5 Myths about Introverts and Extraverts at Work, by Adam Grant | LinkedIn
Geege Schuman stashed this in Personality
Myth 5: Extraverts are better salespeople than introverts
After debunking the first four myths, I like to pose a challenge. If extraverts aren’t better at leading or networking, can you identify a domain where they do have a performance advantage? The most common answer was sales: salespeople need to be enthusiastic, gregarious, and assertive. Yet when I looked at the evidence, the average correlation between extraversion and sales performance was a whopping zero.
Why? Dan Pink gave me the answer: we forgot to consider the ambiverts in the middle of the spectrum. Most people are ambiverted rather than introverted or extraverted: they’re quiet in some situations and loud in others, and alternate between seeking the spotlight and staying backstage. Sure enough, when I studied sales revenue, ambiverts brought in more sales revenue than introverts or extraverts. Whereas extraverts are prone to dominating the conversation and coming on too strong, and introverts are sometimes too reserved and reluctant to pitch, ambiverts have the flexibility to adapt to the demands of the situation. So if you’re an introvert or an extravert, and you want to become better at persuading and influencing, follow the advice in Dan Pink’s fascinating book To Sell Is Human: “Get in touch with your inner ambivert.”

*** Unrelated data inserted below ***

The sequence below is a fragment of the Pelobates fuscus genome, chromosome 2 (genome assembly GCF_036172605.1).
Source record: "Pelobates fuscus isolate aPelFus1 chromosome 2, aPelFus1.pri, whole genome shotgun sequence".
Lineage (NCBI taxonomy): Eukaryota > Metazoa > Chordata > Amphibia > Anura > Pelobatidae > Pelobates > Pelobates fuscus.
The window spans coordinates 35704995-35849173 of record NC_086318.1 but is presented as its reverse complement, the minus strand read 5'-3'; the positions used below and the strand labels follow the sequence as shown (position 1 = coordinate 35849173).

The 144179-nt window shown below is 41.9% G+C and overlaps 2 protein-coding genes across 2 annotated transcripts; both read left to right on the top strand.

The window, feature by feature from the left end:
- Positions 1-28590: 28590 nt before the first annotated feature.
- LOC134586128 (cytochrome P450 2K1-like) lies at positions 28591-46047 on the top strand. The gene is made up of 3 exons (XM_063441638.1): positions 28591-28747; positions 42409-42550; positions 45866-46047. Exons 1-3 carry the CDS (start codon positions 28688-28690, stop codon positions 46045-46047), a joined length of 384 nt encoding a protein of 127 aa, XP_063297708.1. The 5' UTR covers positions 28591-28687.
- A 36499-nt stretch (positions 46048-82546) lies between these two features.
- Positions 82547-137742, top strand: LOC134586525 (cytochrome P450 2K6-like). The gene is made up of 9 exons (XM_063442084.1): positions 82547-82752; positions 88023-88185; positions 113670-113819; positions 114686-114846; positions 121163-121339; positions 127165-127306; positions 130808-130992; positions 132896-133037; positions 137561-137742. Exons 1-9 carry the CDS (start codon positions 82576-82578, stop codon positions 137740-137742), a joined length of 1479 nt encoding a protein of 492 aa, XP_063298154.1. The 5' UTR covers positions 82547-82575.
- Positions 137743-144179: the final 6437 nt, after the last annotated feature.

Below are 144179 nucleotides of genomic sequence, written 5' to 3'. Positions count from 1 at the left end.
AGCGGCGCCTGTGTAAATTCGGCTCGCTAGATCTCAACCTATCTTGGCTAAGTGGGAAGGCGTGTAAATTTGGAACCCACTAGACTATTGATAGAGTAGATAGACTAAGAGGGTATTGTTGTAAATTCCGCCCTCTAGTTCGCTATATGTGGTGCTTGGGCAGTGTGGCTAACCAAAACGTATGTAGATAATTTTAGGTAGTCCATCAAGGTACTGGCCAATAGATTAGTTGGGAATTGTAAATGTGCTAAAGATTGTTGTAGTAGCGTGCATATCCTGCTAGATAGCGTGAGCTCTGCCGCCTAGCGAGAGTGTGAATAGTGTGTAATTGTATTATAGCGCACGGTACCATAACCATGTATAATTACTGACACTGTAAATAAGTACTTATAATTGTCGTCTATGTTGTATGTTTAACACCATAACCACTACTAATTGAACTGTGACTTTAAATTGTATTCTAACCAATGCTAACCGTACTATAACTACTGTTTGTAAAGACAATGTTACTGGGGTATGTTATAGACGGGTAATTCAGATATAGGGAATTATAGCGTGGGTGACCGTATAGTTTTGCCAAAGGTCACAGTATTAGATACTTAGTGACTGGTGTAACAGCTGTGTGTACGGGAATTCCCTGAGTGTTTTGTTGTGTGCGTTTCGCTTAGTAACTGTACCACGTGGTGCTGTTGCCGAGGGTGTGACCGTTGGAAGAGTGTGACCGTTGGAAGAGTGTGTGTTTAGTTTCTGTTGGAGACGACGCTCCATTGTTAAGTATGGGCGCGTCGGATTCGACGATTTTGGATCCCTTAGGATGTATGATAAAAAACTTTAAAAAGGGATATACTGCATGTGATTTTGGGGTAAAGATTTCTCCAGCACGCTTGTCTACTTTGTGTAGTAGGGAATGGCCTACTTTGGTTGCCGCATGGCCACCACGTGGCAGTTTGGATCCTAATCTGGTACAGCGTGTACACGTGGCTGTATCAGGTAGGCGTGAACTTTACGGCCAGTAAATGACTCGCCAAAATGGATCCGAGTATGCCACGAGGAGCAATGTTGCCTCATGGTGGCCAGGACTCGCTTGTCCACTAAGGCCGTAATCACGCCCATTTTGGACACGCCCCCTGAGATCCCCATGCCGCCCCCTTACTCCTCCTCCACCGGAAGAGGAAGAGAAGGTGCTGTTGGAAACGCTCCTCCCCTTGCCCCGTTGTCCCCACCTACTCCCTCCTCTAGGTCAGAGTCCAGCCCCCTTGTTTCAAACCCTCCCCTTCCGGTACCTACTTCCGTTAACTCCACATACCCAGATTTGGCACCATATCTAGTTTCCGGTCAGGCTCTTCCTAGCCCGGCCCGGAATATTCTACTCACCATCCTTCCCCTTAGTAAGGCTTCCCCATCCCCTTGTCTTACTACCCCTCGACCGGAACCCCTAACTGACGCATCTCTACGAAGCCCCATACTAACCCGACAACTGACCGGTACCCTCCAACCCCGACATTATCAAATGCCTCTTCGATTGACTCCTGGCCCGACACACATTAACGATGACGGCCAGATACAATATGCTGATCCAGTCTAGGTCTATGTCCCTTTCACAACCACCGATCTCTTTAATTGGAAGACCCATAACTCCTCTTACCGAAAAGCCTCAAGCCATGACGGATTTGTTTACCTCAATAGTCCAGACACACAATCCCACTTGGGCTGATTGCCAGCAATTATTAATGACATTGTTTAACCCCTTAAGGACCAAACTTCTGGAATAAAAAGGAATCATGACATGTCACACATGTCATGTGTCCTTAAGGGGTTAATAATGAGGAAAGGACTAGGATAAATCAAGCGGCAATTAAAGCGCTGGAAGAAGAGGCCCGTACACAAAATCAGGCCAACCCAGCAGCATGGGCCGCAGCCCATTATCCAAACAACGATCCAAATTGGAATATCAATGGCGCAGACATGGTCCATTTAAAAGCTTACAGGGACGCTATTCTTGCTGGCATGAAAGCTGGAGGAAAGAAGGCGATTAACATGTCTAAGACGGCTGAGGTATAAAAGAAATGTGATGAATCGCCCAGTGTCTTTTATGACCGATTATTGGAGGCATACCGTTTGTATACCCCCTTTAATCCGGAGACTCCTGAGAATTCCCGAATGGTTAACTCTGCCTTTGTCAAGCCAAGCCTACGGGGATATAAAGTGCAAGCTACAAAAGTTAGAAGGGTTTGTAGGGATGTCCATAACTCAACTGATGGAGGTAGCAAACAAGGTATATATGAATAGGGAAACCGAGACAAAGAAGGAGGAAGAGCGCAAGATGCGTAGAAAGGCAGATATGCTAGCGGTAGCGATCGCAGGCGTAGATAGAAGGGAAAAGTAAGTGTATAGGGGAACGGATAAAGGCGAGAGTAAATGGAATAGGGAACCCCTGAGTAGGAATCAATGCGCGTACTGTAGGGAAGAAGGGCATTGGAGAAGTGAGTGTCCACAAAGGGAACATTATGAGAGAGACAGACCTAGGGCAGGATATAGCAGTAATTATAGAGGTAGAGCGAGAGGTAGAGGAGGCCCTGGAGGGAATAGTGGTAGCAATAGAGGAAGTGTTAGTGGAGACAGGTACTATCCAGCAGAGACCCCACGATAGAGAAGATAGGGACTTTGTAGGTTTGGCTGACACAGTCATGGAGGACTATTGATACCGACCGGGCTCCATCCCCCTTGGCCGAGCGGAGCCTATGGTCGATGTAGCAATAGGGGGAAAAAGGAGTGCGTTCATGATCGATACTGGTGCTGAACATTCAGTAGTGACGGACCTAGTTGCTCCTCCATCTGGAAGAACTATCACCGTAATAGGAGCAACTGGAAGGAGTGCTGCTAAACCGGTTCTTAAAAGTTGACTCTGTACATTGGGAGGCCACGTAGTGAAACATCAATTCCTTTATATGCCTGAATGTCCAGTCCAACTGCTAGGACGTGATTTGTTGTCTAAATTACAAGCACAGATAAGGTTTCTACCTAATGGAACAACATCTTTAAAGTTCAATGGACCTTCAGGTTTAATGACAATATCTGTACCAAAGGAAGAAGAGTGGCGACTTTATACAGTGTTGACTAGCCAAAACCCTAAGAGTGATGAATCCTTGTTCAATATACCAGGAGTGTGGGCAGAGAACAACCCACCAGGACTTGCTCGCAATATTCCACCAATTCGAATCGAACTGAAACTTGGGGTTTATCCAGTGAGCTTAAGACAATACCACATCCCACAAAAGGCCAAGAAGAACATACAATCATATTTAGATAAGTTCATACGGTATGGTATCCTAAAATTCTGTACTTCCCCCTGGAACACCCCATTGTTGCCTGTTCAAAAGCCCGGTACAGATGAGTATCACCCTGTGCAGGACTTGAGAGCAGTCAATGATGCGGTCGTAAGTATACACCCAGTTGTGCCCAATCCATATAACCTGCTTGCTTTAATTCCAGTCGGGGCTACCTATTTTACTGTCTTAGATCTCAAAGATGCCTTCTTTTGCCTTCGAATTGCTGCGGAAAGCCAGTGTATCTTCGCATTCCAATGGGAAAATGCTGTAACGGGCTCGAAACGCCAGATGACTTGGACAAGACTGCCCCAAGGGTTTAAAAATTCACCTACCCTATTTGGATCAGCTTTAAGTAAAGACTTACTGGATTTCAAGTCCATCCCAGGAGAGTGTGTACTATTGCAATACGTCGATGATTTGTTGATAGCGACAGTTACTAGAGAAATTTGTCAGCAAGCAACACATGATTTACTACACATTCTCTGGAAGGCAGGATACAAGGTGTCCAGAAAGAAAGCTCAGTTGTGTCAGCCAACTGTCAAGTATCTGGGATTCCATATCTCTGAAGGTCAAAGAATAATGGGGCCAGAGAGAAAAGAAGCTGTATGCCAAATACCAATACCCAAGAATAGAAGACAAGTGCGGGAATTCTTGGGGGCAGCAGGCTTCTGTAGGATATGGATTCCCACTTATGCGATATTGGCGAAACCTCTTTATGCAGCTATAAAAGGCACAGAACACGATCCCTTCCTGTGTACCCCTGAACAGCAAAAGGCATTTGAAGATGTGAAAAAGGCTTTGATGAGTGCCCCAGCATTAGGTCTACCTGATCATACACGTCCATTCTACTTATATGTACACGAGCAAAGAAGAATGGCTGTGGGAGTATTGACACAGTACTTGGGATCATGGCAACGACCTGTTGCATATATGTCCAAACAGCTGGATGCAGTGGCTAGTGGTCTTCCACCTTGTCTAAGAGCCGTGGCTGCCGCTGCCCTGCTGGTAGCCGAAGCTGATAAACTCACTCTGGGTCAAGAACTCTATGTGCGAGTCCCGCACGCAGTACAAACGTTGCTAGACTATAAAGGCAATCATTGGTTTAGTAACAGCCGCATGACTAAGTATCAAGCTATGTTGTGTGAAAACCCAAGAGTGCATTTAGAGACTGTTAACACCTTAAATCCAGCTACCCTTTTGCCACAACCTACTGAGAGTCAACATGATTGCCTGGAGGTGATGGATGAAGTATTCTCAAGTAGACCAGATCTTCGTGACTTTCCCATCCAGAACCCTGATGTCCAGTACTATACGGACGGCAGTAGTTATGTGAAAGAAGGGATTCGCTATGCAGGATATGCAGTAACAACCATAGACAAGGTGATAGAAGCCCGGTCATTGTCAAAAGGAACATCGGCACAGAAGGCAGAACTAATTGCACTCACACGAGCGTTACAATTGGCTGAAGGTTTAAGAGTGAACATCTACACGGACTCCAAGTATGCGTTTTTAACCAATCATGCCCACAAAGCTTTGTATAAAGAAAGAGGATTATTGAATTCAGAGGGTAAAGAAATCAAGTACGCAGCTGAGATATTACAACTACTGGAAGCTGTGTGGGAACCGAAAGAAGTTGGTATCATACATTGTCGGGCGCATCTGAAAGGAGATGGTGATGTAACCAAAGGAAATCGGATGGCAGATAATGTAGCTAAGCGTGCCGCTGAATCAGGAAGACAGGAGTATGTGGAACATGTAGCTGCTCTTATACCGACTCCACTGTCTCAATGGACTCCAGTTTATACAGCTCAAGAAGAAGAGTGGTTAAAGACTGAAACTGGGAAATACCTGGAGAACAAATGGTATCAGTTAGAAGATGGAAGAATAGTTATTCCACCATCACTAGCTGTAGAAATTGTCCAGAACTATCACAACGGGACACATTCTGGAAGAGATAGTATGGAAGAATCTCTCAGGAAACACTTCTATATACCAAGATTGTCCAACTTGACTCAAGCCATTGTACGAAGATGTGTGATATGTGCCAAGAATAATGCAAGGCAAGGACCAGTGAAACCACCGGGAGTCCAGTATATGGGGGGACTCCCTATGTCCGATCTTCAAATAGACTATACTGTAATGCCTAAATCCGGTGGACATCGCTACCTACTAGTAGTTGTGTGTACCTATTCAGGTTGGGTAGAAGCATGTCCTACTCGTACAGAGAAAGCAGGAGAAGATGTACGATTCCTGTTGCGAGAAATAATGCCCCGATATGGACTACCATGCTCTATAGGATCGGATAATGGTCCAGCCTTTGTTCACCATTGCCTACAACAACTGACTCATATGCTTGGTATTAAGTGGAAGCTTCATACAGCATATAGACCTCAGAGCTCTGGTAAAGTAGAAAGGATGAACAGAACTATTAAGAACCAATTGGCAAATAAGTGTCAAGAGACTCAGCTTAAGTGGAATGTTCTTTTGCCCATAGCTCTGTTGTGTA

I'm beginning to wonder if we aren't all ambiverts, just pitching a little one way or the other toward intro/extro to differing degrees.
Actually, what do you mean by that last sentence?
I wonder if most if us are ambiverts and if pure introversion and extroversion are more rare than we perceive them to be.
What I meant to add is that there are other personality traits that might balance out/dilute/compensate/augment these two. For instance, an introvert with a growth mindset and high variety seeking might get out there more than an extrovert with a fixed mindset and low variety seeking.